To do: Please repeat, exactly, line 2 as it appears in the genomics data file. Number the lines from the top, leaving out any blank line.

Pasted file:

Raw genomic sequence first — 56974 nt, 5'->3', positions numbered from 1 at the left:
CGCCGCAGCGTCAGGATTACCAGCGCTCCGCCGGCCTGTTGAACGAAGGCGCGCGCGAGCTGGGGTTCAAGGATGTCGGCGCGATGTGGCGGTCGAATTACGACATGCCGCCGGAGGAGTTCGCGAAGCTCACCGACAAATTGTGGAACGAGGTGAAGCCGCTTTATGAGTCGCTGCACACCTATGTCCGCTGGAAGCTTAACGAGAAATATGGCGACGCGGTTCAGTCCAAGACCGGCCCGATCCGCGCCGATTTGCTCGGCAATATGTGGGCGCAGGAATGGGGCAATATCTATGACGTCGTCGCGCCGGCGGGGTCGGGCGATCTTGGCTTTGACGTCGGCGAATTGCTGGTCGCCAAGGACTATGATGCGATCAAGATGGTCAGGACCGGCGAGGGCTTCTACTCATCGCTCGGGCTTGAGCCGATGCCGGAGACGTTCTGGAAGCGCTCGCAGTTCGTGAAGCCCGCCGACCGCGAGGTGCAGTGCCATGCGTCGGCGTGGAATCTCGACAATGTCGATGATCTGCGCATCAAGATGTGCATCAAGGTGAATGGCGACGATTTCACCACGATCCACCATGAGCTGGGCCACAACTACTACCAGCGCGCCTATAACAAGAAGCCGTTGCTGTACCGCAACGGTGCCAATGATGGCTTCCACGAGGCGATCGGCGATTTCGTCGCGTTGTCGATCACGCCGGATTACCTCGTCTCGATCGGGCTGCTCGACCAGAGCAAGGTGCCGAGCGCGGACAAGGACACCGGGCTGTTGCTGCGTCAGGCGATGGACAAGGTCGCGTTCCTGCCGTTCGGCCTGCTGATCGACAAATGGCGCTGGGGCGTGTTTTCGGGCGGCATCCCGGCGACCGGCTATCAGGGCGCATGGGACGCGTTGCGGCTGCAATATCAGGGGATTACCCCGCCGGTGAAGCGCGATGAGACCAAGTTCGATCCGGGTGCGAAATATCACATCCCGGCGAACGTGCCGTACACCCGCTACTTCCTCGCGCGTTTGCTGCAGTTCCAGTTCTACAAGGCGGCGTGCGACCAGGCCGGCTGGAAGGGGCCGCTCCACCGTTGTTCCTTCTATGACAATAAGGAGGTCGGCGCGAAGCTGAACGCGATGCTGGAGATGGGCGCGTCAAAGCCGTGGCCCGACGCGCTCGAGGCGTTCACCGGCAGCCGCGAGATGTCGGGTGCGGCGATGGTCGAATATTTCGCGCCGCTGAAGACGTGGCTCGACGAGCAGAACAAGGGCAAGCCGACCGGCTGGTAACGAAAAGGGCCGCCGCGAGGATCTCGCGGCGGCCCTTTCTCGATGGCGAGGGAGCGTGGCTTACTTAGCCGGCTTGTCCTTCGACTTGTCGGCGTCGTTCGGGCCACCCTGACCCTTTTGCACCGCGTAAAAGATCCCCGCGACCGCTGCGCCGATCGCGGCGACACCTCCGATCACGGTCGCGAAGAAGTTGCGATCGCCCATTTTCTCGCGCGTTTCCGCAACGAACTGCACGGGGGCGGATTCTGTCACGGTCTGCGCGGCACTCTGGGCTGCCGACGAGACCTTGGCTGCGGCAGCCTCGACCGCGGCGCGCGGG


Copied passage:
CGCCGCAGCGTCAGGATTACCAGCGCTCCGCCGGCCTGTTGAACGAAGGCGCGCGCGAGCTGGGGTTCAAGGATGTCGGCGCGATGTGGCGGTCGAATTACGACATGCCGCCGGAGGAGTTCGCGAAGCTCACCGACAAATTGTGGAACGAGGTGAAGCCGCTTTATGAGTCGCTGCACACCTATGTCCGCTGGAAGCTTAACGAGAAATATGGCGACGCGGTTCAGTCCAAGACCGGCCCGATCCGCGCCGATTTGCTCGGCAATATGTGGGCGCAGGAATGGGGCAATATCTATGACGTCGTCGCGCCGGCGGGGTCGGGCGATCTTGGCTTTGACGTCGGCGAATTGCTGGTCGCCAAGGACTATGATGCGATCAAGATGGTCAGGACCGGCGAGGGCTTCTACTCATCGCTCGGGCTTGAGCCGATGCCGGAGACGTTCTGGAAGCGCTCGCAGTTCGTGAAGCCCGCCGACCGCGAGGTGCAGTGCCATGCGTCGGCGTGGAATCTCGACAATGTCGATGATCTGCGCATCAAGATGTGCATCAAGGTGAATGGCGACGATTTCACCACGATCCACCATGAGCTGGGCCACAACTACTACCAGCGCGCCTATAACAAGAAGCCGTTGCTGTACCGCAACGGTGCCAATGATGGCTTCCACGAGGCGATCGGCGATTTCGTCGCGTTGTCGATCACGCCGGATTACCTCGTCTCGATCGGGCTGCTCGACCAGAGCAAGGTGCCGAGCGCGGACAAGGACACCGGGCTGTTGCTGCGTCAGGCGATGGACAAGGTCGCGTTCCTGCCGTTCGGCCTGCTGATCGACAAATGGCGCTGGGGCGTGTTTTCGGGCGGCATCCCGGCGACCGGCTATCAGGGCGCATGGGACGCGTTGCGGCTGCAATATCAGGGGATTACCCCGCCGGTGAAGCGCGATGAGACCAAGTTCGATCCGGGTGCGAAATATCACATCCCGGCGAACGTGCCGTACACCCGCTACTTCCTCGCGCGTTTGCTGCAGTTCCAGTTCTACAAGGCGGCGTGCGACCAGGCCGGCTGGAAGGGGCCGCTCCACCGTTGTTCCTTCTATGACAATAAGGAGGTCGGCGCGAAGCTGAACGCGATGCTGGAGATGGGCGCGTCAAAGCCGTGGCCCGACGCGCTCGAGGCGTTCACCGGCAGCCGCGAGATGTCGGGTGCGGCGATGGTCGAATATTTCGCGCCGCTGAAGACGTGGCTCGACGAGCAGAACAAGGGCAAGCCGACCGGCTGGTAACGAAAAGGGCCGCCGCGAGGATCTCGCGGCGGCCCTTTCTCGATGGCGAGGGAGCGTGGCTTACTTAGCCGGCTTGTCCTTCGACTTGTCGGCGTCGTTCGGGCCACCCTGACCCTTTTGCACCGCGTAAAAGATCCCCGCGACCGCTGCGCCGATCGCGGCGACACCTCCGATCACGGTCGCGAAGAAGTTGCGATCGCCCATTTTCTCGCGCGTTTCCGCAACGAACTGCACGGGGGCGGATTCTGTCACGGTCTGCGCGGCACTCTGGGCTGCCGACGAGACCTTGGCTGCGGCAGCCTCGACCGCGGCGCGCGGG